Poster Presentations: Tuesday, October 25, 2011 |

Update on Clostridium difficile Hospitalizations in the US Through 2008: The Epidemic Continues FREE TO VIEW

Marya Zilberberg, MD; Glenn Tillotson, PhD; Marin Kollef, MD; Andrew Shorr, MD
Chest. 2011;140(4_MeetingAbstracts):269A. doi:10.1378/chest.1117461
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PURPOSE: C. difficile infection (CDI) is increasing in frequency and severity, with the critically ill and the elderly being particularly vulnerable. In the US, age-adjusted hospitalizations and case fatality from CDI nearly doubled between years 2000 and 2005. We update the data on hospitalizations with CDI in the US through year 2008.

METHODS: We identified, via ICD-9-CM code, all adult CDI-related hospitalizations for 2000-2008 in the National Inpatient Sample data available on the Healthcare Costs and Utilization Project Net website. Discharges were age stratified. We obtained total US hospitalizations by age group from the NIS and censal and intercensal data from the US Census Bureau and calculated age-specific annual CDI hospitalization incidence rates.

RESULTS: The total number of adults discharged with a CDI diagnosis increased 2.5-fold, from 134,361 in 2000 to 340,352 in 2008, equating to 19.2% crude per annum growth. The corresponding age-stratified incidence of hospitalizations with CDI more than doubled for each age group, and overall went from 7.69 to 14.79 per 10,000 population. Normalizing the data to all hospitalizations in the US, the overall incidence of CDI among adults rose from 4.47 in 2000 to 10.16 in 2008 per 1,000 adult hospitalizations. The age-stratified growth mirrored this rise. The proportion of all CDI hospitalizations that represented principal diagnoses rose from 23.4% in 2000 to 32.6% in 2008, and the associated hospital mortality climbed from 3.4% in 2000 to 4.1% in 2008.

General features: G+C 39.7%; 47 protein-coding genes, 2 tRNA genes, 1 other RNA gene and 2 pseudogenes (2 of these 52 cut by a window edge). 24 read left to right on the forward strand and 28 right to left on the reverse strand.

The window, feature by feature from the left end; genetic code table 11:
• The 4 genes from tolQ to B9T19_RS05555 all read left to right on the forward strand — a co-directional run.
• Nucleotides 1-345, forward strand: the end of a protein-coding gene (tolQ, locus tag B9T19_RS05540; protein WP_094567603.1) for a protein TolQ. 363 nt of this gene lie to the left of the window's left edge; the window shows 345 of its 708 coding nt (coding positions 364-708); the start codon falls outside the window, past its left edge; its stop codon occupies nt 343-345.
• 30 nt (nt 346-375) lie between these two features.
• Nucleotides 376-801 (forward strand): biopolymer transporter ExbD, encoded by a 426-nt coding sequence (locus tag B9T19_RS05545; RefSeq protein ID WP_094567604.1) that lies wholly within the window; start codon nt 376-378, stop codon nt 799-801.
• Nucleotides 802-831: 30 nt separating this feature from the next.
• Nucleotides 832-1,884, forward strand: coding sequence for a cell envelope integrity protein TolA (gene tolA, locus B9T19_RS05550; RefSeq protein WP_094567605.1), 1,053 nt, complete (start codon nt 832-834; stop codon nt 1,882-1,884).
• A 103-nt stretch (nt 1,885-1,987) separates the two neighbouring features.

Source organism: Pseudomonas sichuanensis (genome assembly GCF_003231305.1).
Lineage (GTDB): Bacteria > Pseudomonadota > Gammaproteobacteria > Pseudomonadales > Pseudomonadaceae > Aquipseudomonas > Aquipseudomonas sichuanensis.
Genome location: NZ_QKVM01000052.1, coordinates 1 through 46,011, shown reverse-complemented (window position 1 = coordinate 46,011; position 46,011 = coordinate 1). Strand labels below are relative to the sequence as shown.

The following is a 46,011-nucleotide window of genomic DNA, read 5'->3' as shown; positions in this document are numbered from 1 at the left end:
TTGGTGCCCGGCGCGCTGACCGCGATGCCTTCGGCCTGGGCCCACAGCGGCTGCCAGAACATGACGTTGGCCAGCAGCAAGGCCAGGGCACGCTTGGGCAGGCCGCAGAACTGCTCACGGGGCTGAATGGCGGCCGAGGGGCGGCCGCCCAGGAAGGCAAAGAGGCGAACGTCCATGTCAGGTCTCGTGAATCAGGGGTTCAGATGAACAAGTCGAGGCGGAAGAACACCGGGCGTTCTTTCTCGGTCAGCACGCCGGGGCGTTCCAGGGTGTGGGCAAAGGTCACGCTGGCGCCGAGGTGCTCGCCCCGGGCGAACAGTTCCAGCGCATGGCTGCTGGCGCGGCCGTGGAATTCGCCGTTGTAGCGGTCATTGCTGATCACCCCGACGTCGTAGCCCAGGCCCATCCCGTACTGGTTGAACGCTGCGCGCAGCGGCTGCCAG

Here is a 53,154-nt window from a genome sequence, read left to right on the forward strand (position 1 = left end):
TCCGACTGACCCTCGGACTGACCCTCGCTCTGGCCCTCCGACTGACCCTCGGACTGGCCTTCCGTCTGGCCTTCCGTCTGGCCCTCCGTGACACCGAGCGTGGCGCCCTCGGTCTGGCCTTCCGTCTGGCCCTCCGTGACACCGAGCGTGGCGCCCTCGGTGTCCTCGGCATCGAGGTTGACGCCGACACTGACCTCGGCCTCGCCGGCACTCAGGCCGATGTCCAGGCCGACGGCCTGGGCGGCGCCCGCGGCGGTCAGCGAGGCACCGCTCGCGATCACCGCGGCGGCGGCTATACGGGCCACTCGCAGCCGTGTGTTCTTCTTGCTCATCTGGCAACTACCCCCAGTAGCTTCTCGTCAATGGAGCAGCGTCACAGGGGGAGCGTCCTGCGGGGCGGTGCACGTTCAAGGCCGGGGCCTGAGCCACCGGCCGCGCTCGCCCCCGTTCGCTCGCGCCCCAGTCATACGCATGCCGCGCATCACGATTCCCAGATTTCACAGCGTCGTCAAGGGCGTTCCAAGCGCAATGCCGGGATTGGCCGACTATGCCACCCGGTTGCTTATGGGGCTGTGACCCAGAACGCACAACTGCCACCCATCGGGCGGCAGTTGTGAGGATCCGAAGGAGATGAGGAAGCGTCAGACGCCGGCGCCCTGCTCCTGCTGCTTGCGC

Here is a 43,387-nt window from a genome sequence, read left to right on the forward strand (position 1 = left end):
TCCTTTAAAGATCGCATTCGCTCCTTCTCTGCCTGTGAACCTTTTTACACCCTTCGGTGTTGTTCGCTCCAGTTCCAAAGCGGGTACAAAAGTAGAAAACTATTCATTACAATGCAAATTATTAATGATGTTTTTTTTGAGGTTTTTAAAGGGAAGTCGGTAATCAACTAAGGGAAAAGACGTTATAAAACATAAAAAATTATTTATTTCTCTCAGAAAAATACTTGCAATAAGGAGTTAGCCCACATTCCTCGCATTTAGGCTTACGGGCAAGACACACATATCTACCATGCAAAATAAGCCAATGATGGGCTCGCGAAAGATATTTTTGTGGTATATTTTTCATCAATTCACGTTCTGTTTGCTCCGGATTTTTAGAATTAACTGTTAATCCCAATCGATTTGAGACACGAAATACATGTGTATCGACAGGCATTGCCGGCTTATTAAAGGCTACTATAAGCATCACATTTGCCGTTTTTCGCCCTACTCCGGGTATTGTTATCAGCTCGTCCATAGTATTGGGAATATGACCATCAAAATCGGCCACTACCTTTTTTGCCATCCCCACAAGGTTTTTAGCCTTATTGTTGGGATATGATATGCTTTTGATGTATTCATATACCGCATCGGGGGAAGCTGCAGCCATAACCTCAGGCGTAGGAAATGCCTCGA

CONCLUSIONS: CDI hospitalizations in the US continue to rise. Their growth far outpaces the rate of the general hospitalizations and underlying population shifts. The proportion of hospitalizations that carries CDI as the principal diagnosis has also increased.. Though the hospital mortality when CDI represents the principal diagnosis has increased, this may reflect secular fluctuations in this outcome.

CLINICAL IMPLICATIONS: The increasing population incidence of CDI hospitalizations and the associated case fatality demand increased focus on prevention.

DISCLOSURE: Marya Zilberberg: Grant monies (from industry related sources): ViroPharma, Grant monies (from industry related sources): Optimer, Consultant fee, speaker bureau, advisory committee, etc.: ViroPharma, Consultant fee, speaker bureau, advisory committee, etc.: Optimer

Glenn Tillotson: Employee: ViroPharma, Shareholder: ViroPharma, Employee: Optimer, Shareholder: Optimer

The following authors have nothing to disclose: Marin Kollef, Andrew Shorr

No Product/Research Disclosure Information

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